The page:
When the pandemic comes, you would have taken him in at least three times to the ER, but you somehow managed to quell him. It’s not good for him, this isolation. And the fear that comes with it, it’s just a catalyst. Every day you walk on eggshells, you play the line between giving him what he wants and keeping everyone safe. Your floor is littered with broken glass, no matter how hard you clean it up after he smashes the plates. You walk across the bathroom, trailing red blood before you realize you’ve cut yourself again.
The fifth time he’s hospitalized it’s because… it’s because of so many things. He’s not safe. He’s not stable. He’s a mess. He’s crying. He’s abusive. He’s cut his hands. He’s threatening so much worse. And he’s so much bigger than you, now. You’re in an abusive relationship with his mental illness.
But you can’t help but see him, so small and perfect, in your arms, fourteen years ago. Those lashes, and that nose, and the perfect little fingers. When you kiss his forehead at night, you can’t help but know the contour in only the way a parent can. And when your husband drives him to the ER, at last, they say because of COVID only one adult can visit per stay. So you don’t see him. And don’t see him. And don’t see him.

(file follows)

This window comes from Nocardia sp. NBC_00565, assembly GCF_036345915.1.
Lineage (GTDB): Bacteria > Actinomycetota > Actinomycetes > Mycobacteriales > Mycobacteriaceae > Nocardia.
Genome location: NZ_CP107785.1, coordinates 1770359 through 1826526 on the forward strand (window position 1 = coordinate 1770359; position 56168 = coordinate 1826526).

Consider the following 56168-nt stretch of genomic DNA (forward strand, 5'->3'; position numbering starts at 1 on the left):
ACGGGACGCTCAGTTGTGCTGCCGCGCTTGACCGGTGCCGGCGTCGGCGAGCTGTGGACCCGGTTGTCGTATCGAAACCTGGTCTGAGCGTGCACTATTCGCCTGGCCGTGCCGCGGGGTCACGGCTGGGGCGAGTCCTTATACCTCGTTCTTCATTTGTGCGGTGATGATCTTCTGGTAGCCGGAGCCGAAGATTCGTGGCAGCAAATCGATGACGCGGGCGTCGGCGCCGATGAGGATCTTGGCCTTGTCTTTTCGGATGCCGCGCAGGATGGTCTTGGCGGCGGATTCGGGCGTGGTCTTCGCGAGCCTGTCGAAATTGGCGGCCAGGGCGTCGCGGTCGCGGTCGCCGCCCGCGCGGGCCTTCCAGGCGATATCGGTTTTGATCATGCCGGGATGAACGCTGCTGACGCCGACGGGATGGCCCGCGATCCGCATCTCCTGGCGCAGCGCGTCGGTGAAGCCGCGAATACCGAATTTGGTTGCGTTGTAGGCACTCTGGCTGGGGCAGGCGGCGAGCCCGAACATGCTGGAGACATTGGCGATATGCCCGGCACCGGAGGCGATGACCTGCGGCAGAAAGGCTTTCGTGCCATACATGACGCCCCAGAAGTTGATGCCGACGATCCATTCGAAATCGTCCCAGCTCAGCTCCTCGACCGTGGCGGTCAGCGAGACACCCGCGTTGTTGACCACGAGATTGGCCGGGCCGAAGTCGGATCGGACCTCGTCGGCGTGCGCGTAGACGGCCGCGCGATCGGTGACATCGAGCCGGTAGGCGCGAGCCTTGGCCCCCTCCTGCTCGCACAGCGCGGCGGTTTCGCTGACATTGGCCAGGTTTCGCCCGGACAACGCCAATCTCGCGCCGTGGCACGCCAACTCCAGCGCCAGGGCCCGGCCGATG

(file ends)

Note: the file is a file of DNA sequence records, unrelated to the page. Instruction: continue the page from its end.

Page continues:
This time it feels different. Most days he’s okay. You’re veterans at this, now. But you shouldn’t have to be. No one should. You hear horror stories from the parents you meet on the battlefield. You’re all so tired.
But there’s still not enough psychiatric beds in North Carolina. He didn’t hurt anyone but himself, but it doesn’t matter. Other kids go “upstairs” to the adolescent wing. They’re admitted. He isn’t. He’s complex. He’s big for his age. He’s whatever they need him to be to prevent him from getting are.